A study from the Williams Institute finds that while 90% of Los Angeles County dentists will treat HIV positive patients, 1 out of 20 still refuse to do so. This, researchers say, shows that while many barriers have been broken there is still work to do in educating against discriminatory treatment of people living with HIV/AIDS.
To carry out this study researchers used trained “testers” posing as prospective HIV-positive patients. These testers called 612 dental offices in Los Angeles County between 2007 and 2008. Calls were made in English and Spanish, and by callers who said they had private dental insurance as well as Denti-Cal, a dental benefit tied to California’s Medicaid program that was largely de-funded in 2009.
The study demonstrated that apart from a blanket ban, an additional 5% of dental providers treated people living with HIV/AIDS differently than other patients. Differences in treatment, which potentially violates anti-discrimination laws, included offering people living with HIV/AIDS only the most basic services like tooth cleaning, or in some instances treating them in isolated rooms or only on certain days of the week.
In fact, the most common reasons dentists used for refusing new HIV-positive patients was that they were not equipped for so-called special infection controls. According to the study’s co-author Fariba S. Younai, Professor of Clinical Sciences & Vice Chair, Division of Oral Biology and Medicine, UCLA School of Dentistry, this is misleading.
“Dentists can treat HIV-positive patients safely and effectively,” says Professor Younai. “The same standard infection control precautions should be used with all patients and every patient should be treated as if they had a blood borne disease. Thus, every dental office should be equipped to treat HIV-positive patients.”
The study found that people living with HIV/AIDS who had Denti-Cal as opposed to private dental insurance faced twice the rate of discrimination. Compounding this, rates of discrimination were found to be higher when prospective patients identified as low-income, people of color, or as women. In terms of geography, rates of discrimination were significantly higher in the San Gabriel Valley and South Public Health Service Planning Areas (SPAs), as compared to other parts of Los Angeles County.
However, it is important to stress these findings show that the number of dentists with unlawful blanket policies refusing to serve people living with HIV/AIDS is lower than those rates found among other health care providers. Similar studies of health care providers in Los Angeles County conducted by this research team during the 2003-2006 period found that 55% of obstetricians, 46% of skilled nursing facilities, and 25% of plastic surgeons had such policies. Therefore it is important not to single out dentists but see this as a path to discussing the larger issue.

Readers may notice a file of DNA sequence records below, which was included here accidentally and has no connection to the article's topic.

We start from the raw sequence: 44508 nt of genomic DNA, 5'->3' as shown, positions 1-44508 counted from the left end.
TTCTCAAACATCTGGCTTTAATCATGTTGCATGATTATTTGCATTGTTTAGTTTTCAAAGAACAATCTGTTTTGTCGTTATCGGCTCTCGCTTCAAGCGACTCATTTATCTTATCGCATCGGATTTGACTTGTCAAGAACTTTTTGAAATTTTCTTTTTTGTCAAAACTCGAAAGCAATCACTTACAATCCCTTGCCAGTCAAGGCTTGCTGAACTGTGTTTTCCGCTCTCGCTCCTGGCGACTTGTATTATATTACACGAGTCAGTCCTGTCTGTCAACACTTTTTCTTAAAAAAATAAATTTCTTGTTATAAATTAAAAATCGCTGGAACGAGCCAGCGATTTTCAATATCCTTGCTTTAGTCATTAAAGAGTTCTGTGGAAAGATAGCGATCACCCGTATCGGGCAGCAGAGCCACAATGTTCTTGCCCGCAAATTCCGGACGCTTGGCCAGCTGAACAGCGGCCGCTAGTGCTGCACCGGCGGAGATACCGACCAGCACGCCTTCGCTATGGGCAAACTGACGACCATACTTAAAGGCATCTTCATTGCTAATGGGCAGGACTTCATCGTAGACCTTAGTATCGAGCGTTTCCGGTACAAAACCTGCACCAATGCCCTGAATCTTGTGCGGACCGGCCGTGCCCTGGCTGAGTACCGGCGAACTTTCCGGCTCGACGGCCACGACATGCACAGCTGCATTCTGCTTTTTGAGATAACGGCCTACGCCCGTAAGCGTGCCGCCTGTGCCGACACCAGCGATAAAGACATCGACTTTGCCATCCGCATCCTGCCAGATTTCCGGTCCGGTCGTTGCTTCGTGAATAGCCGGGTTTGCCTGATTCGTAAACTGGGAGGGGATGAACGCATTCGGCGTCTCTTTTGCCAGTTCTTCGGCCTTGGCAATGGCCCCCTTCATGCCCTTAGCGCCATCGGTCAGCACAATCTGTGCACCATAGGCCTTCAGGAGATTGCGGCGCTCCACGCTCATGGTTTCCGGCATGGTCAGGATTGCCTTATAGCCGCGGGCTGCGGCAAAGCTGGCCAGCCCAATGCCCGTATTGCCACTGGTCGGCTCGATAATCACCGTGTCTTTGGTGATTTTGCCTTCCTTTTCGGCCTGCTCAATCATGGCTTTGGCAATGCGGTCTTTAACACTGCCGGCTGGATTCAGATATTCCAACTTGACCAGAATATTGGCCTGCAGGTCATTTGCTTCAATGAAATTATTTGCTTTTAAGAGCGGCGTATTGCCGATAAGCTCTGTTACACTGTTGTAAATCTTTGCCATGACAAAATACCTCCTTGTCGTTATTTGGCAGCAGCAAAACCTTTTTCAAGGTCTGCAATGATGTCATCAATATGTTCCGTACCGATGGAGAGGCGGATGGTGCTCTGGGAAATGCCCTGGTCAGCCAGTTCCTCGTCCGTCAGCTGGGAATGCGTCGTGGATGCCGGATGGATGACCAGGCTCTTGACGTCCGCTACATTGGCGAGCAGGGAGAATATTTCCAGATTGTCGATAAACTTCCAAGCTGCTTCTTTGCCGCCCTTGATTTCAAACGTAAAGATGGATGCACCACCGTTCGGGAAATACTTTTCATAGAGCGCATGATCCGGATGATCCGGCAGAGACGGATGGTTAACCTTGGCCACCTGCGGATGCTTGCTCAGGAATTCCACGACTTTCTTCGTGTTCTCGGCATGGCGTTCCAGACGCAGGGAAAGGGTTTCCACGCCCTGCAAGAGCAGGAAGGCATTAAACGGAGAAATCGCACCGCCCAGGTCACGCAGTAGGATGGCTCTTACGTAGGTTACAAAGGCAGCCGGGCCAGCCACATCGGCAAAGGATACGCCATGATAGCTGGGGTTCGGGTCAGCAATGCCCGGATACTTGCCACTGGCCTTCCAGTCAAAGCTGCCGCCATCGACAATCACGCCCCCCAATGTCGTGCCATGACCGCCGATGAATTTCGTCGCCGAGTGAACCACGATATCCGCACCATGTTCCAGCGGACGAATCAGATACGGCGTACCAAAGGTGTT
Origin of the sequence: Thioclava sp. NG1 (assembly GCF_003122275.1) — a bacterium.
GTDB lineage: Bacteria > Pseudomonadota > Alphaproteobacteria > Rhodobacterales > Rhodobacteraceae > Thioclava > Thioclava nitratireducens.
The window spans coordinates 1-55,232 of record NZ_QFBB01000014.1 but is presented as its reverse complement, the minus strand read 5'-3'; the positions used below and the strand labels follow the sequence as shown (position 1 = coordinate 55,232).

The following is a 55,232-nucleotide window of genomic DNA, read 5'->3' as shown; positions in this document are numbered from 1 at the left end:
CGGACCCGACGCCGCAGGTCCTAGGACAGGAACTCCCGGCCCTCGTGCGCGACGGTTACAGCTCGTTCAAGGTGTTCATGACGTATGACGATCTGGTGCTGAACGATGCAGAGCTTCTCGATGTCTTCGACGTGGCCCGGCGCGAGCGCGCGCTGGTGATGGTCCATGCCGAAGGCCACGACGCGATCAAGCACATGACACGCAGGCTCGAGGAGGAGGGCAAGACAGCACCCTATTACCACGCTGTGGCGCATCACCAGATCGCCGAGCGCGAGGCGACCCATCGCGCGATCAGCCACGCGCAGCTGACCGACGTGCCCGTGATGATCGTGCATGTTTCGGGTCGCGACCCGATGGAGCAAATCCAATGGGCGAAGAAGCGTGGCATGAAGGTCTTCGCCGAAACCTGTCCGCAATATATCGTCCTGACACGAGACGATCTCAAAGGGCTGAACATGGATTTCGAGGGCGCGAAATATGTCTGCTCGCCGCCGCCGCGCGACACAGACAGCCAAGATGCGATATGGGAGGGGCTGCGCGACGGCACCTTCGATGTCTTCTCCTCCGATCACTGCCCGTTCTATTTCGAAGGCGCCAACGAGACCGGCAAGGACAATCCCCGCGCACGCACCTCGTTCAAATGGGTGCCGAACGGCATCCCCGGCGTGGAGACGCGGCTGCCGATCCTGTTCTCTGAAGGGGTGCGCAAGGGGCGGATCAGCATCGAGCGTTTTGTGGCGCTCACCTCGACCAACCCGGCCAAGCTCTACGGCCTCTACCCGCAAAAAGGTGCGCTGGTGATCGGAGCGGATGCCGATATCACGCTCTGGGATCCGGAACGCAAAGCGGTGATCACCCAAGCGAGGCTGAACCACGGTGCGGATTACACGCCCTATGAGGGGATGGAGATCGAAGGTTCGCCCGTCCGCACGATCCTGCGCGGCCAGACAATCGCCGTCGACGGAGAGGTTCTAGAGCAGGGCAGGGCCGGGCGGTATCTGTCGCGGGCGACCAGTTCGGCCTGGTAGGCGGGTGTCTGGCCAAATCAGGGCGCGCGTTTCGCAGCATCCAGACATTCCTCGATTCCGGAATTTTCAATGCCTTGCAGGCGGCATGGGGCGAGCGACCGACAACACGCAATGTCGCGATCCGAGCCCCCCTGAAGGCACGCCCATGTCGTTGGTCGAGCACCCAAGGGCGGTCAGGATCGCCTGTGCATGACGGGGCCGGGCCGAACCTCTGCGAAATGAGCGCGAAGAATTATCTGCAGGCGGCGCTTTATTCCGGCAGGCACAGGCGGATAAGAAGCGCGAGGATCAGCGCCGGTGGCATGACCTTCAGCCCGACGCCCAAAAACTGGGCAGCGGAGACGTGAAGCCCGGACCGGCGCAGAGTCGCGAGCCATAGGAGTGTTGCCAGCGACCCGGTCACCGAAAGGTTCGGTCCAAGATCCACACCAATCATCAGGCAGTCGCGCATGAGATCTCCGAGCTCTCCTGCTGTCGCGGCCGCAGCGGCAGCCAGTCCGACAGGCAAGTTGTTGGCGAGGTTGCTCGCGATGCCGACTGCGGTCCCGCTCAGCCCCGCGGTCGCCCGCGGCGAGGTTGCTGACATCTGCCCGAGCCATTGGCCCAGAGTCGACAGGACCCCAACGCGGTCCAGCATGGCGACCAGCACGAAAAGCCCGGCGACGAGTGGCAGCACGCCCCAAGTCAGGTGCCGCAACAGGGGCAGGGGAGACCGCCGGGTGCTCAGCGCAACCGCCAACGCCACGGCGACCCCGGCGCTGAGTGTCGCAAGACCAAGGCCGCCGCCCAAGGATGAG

Study co-author Brad Sears, Executive Director of the Williams Institute, summarizes the finding thus: “Thirty years into the epidemic, HIV-positive patients continue to face discrimination when accessing dental care. While it is definitely encouraging that 90% of dentists in Los Angeles County do treat HIV-positive patients, it is likely that the rate of discrimination is higher in other parts of the country.”
Sears adds, “The study suggests that consistent legal enforcement and education efforts, both during dental school and afterwards, have had a positive effect on dentists, and have thus created expanded access to care for [people living with HIV/AIDS.]”
Study co-author Tom Donohoe, Associate Professor of Family Medicine at UCLA’s David Geffen School of Medicine and Director, stresses the importance of education in reducing discrimination against patients living with HIV/AIDS:
“The findings indicate that training and education efforts over the past 20 years have had a positive effect. Many of the dental clinics tested responded with affirmations such as, ‘Of course we would accept you -we do not discriminate here.’”
Donohoe adds that continued education efforts will be needed to further reduce the rates of discrimination people living with HIV/AIDS face.
Care2 blogger Jessica Pieklo is reporting from Ghana as a guest of The Global Fund to help bring attention to efforts to eradicate malaria, tuberculosis and HIV/AIDS. You can read more of Care2.com’s coverage here.